Not Your Every Day Smoked Pork Spare Ribs
Pork Ribs have a long tradition in the old style world of barbecue, ranking with brisket and pulled pork in the competitions as a true art form. They are marinated in a dry rub, then smoked low and slow, the sauce is added near the end and sizzled on. Just like the champion pitmasters and the best ribjoints do it.
Ribs are the holy grail. Mastering them marks the difference between the tyro, pyro, and pitmaster. We’re talking Southern ribs here, a style created by early African Americans and as uniquely American as their other great contributions to our culture: Jazz the Blues, Cajun and Creole Soulfood.
A complex spice rub, elegant hardwood smoke, tangy sweet sauce, all underpinned and held together by the distinct flavor of pork. They are juicy and tender and they tug cleanly off the bone but don’t fall off the bone. Their scent clings to your fingers for hours
6 whole racks of St. Louis cut pork spareribs
1/2 cup packed brown sugar
2 tablespoons chili powder
1 tablespoon paprika
1 tablespoon freshly ground black pepper
2 tablespoons garlic powder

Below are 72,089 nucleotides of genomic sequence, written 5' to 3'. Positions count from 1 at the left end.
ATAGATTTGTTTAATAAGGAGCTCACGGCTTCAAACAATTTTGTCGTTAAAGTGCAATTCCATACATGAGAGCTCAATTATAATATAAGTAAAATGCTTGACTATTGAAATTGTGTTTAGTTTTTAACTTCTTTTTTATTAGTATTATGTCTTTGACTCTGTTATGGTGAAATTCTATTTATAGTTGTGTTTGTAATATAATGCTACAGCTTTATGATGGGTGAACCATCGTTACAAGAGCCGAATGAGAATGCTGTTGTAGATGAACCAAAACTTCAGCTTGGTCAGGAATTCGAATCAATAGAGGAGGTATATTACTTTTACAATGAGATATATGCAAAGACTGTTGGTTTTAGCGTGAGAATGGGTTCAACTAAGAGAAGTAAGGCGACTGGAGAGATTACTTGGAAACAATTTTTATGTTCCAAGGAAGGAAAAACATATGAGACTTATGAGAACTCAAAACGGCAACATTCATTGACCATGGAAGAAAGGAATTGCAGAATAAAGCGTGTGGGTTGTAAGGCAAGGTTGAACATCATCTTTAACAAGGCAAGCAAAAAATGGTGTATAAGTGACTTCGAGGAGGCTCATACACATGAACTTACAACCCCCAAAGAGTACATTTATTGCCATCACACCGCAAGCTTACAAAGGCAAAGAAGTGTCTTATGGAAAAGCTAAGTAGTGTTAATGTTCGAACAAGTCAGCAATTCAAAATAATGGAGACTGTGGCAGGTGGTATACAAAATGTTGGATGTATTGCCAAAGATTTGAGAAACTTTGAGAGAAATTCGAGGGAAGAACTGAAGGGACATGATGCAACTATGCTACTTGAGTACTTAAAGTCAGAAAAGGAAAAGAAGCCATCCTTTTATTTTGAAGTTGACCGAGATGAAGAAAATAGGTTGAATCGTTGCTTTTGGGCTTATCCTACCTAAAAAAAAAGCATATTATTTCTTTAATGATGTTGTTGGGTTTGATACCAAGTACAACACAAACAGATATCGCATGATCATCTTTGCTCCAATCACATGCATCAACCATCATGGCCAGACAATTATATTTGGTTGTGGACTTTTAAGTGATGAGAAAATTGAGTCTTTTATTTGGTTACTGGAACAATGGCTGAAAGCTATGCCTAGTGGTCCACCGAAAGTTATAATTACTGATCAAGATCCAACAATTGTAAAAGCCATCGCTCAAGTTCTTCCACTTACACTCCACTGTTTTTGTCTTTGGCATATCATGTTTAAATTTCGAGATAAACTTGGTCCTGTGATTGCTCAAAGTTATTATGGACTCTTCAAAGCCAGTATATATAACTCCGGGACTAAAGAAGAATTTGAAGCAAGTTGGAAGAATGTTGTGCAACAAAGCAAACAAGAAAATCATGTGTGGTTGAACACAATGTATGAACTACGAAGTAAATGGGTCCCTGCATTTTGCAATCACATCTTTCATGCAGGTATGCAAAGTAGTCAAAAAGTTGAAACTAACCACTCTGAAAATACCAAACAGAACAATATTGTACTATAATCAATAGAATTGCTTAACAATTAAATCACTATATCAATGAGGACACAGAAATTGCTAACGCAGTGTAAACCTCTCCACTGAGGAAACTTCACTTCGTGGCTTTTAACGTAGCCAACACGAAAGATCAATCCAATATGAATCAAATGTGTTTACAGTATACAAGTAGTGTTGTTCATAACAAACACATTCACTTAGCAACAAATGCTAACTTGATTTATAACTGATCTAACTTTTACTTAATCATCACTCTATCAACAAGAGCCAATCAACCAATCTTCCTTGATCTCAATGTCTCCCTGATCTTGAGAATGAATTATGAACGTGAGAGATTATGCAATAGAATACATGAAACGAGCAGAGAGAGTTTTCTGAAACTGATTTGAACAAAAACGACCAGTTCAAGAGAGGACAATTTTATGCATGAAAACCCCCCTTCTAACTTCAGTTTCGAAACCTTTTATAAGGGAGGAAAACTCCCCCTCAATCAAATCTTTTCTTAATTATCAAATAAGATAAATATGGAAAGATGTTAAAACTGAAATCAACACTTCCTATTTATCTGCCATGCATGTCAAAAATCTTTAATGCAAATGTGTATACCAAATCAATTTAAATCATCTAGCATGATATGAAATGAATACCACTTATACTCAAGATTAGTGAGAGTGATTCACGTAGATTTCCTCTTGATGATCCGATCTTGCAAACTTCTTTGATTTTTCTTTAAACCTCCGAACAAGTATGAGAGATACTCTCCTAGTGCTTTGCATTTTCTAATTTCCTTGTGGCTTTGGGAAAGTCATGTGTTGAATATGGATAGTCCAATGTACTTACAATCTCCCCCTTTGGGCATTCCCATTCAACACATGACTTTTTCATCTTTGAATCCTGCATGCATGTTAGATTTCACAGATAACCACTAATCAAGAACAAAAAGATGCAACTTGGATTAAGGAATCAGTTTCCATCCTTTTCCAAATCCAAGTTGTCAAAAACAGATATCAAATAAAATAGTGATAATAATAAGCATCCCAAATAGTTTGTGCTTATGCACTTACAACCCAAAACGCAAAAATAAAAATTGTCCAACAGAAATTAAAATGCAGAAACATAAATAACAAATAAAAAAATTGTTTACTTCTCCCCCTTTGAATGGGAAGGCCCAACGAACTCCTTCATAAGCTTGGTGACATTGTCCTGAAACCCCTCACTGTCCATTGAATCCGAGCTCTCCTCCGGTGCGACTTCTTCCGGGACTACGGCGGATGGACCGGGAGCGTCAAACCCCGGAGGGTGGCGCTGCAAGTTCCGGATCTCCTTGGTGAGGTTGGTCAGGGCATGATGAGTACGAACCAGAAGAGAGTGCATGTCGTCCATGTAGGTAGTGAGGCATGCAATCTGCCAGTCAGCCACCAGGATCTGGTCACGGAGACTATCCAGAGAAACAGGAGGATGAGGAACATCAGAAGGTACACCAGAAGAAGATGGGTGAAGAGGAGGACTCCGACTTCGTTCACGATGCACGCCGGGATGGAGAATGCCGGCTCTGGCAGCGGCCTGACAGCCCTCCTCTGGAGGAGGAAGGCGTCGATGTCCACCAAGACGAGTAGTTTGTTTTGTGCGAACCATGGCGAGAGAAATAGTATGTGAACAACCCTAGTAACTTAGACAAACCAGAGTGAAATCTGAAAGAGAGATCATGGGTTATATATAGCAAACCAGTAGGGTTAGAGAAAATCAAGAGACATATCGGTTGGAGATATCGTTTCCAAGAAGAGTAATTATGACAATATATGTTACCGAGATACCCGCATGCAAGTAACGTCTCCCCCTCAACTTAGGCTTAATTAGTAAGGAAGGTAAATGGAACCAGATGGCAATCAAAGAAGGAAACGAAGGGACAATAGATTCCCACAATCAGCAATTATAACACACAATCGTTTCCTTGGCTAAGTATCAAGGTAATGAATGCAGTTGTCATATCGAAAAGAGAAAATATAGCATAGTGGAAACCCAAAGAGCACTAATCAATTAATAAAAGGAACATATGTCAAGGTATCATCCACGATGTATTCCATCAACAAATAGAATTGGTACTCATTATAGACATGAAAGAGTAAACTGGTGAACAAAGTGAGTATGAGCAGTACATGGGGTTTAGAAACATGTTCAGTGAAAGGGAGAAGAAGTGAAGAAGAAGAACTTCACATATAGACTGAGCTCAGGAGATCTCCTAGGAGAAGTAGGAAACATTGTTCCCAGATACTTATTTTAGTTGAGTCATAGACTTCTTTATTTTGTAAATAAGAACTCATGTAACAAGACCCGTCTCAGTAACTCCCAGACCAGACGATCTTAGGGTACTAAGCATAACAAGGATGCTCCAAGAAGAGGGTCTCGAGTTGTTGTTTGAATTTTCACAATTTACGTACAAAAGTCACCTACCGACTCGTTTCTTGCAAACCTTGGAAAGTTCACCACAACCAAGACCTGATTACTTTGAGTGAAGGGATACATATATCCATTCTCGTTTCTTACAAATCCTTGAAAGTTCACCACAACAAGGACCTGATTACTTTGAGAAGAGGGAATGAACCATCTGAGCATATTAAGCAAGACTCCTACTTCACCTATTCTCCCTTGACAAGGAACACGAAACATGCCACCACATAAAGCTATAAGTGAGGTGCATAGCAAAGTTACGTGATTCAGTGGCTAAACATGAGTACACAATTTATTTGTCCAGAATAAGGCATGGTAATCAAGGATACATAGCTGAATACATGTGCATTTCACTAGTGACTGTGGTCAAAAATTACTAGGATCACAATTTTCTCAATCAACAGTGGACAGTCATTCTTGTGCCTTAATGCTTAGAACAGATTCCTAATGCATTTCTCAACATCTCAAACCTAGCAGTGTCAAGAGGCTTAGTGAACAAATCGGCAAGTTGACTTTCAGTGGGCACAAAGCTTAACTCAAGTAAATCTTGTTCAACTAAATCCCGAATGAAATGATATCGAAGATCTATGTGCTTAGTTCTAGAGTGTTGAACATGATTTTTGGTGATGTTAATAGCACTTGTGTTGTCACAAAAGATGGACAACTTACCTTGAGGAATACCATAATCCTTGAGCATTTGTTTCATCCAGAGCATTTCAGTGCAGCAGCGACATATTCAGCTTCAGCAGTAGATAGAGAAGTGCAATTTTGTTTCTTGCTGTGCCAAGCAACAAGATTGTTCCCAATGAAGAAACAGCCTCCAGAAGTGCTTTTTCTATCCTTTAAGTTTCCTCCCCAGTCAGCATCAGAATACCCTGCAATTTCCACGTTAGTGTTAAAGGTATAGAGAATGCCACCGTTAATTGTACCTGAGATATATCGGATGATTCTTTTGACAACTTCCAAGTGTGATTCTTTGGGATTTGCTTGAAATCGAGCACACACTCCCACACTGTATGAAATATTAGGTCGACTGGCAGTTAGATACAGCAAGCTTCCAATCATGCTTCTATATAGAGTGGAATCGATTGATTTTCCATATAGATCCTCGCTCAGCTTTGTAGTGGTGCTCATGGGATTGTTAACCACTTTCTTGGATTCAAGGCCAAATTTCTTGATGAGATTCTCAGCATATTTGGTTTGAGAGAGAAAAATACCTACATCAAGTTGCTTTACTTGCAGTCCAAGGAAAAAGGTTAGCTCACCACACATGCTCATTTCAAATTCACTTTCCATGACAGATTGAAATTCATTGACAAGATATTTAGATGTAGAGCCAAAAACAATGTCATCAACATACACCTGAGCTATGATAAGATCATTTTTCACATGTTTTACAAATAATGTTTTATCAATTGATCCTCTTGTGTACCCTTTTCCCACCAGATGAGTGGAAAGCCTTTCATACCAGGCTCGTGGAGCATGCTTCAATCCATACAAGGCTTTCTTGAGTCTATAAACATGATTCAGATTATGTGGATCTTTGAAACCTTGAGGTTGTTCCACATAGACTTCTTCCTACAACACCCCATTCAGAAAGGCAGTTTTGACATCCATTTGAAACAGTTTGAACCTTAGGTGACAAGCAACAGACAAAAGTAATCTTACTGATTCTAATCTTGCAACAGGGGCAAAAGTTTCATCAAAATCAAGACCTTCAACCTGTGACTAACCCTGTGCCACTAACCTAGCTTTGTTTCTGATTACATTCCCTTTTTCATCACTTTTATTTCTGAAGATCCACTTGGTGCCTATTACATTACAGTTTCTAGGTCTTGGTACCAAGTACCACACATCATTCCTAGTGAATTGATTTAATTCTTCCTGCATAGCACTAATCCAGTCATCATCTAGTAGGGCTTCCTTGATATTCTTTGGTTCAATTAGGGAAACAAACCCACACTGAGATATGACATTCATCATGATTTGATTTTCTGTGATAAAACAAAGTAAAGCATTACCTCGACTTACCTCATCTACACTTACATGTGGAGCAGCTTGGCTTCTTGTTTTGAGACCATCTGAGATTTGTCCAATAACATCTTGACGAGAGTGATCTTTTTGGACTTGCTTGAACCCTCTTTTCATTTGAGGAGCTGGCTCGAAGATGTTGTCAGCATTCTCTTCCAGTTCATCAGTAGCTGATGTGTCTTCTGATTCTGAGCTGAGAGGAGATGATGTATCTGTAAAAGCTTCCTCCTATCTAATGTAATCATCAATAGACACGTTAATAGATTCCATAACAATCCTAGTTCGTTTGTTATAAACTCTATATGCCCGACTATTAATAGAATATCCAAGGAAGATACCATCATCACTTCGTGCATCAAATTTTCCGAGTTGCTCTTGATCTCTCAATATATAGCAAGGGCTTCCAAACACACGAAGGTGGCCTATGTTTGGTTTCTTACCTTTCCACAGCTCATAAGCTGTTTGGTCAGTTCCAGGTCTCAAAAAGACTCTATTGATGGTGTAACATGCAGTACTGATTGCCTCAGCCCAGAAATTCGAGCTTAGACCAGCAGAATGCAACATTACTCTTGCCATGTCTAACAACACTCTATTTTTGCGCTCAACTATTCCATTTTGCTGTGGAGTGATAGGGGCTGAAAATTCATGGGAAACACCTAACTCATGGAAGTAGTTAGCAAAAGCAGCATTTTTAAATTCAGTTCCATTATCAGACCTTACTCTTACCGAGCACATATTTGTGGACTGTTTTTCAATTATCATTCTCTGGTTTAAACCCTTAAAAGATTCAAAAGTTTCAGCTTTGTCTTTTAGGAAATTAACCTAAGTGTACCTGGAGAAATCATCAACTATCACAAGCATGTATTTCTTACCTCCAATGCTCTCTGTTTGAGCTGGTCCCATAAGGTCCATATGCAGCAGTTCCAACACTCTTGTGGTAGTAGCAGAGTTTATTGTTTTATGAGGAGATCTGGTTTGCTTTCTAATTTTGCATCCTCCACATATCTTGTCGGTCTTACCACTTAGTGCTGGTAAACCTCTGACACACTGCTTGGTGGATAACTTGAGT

2 teaspoons onion powder
2 teaspoons kosher salt
2 teaspoons ground cumin
1 teaspoon ground cinnamon
1/2 teaspoon cayenne pepper or to taste (optional)
1 cup apple cider
3/4 cup apple cider vinegar
1 tablespoon onion powder
1 tablespoon garlic powder
2 tablespoons lemon juice
1 jalapeno pepper, finely chopped (optional)
2 tablespoons hot pepper sauce
kosher salt and freshly ground black pepper to taste
2 cups wood chips, soaked (Sycamore has an absolutely phenomenal flavor)
In a medium bowl, mix together the brown sugar, chili powder, paprika, black pepper, 2 tablespoons garlic powder, 2 teaspoons onion powder, kosher salt, cumin, cinnamon, jalapeno seasoning, and cayenne pepper. Rub generously onto the pork spareribs. Cover, and refrigerate for at least 4 hours, or overnight.
Prepare an outdoor grill for indirect heat, or preheat a smoker to 250 degrees F (120 degrees C). While the grill heats up, prepare the mop sauce. In a medium bowl, stir together the apple cider, apple cider vinegar, 1 tablespoon onion powder, 1 tablespoon garlic powder, lemon juice, jalapeno, hot pepper sauce, salt and pepper.
When the coals are gray and ashed over place 2 handfuls of soaked woodchips directly on the coals. Place the ribs on the grill grate bone side down. Cover, and cook for 3 1/2 to 4 hours. Add more coals as needed. Baste with the mop sauce, and throw handfuls of soaked woodchips onto the coals every hour. Keep the temperature of the grill or smoker from going below 225 degrees F (110 degrees C). Ribs are done when the rub has created a wonderful crispy blackened ‘bark’, and the meat has pulled away from the bone. Discard any leftover mop sauce. Total smoking/cooking time 5 to 7 hours, depending on the number of slabs you have.
Serving Suggestion :
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